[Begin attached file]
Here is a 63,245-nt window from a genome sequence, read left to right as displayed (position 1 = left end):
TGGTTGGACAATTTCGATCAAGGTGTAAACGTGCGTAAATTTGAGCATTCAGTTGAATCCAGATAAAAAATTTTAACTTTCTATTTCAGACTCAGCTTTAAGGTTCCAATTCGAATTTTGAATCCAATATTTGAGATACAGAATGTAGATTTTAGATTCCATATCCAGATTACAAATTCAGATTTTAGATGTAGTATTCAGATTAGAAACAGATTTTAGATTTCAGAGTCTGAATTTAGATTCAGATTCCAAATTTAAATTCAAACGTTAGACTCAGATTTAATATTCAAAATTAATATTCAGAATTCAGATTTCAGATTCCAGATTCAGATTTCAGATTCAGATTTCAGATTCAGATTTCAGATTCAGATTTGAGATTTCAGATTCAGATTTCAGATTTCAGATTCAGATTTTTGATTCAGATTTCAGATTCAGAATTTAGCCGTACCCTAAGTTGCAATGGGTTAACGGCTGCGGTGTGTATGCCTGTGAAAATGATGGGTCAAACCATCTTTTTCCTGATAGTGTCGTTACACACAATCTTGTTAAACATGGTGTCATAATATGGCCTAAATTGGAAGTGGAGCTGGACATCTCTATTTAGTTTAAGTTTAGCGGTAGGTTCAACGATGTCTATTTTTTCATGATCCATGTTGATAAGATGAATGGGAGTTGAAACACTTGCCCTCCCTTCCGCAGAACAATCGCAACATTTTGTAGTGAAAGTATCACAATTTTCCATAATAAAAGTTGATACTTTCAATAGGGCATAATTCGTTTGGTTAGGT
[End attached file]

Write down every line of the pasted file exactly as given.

Here is a 63,245-nt window from a genome sequence, read left to right as displayed (position 1 = left end):
TGGTTGGACAATTTCGATCAAGGTGTAAACGTGCGTAAATTTGAGCATTCAGTTGAATCCAGATAAAAAATTTTAACTTTCTATTTCAGACTCAGCTTTAAGGTTCCAATTCGAATTTTGAATCCAATATTTGAGATACAGAATGTAGATTTTAGATTCCATATCCAGATTACAAATTCAGATTTTAGATGTAGTATTCAGATTAGAAACAGATTTTAGATTTCAGAGTCTGAATTTAGATTCAGATTCCAAATTTAAATTCAAACGTTAGACTCAGATTTAATATTCAAAATTAATATTCAGAATTCAGATTTCAGATTCCAGATTCAGATTTCAGATTCAGATTTCAGATTCAGATTTCAGATTCAGATTTGAGATTTCAGATTCAGATTTCAGATTTCAGATTCAGATTTTTGATTCAGATTTCAGATTCAGAATTTAGCCGTACCCTAAGTTGCAATGGGTTAACGGCTGCGGTGTGTATGCCTGTGAAAATGATGGGTCAAACCATCTTTTTCCTGATAGTGTCGTTACACACAATCTTGTTAAACATGGTGTCATAATATGGCCTAAATTGGAAGTGGAGCTGGACATCTCTATTTAGTTTAAGTTTAGCGGTAGGTTCAACGATGTCTATTTTTTCATGATCCATGTTGATAAGATGAATGGGAGTTGAAACACTTGCCCTCCCTTCCGCAGAACAATCGCAACATTTTGTAGTGAAAGTATCACAATTTTCCATAATAAAAGTTGATACTTTCAATAGGGCATAATTCGTTTGGTTAGGT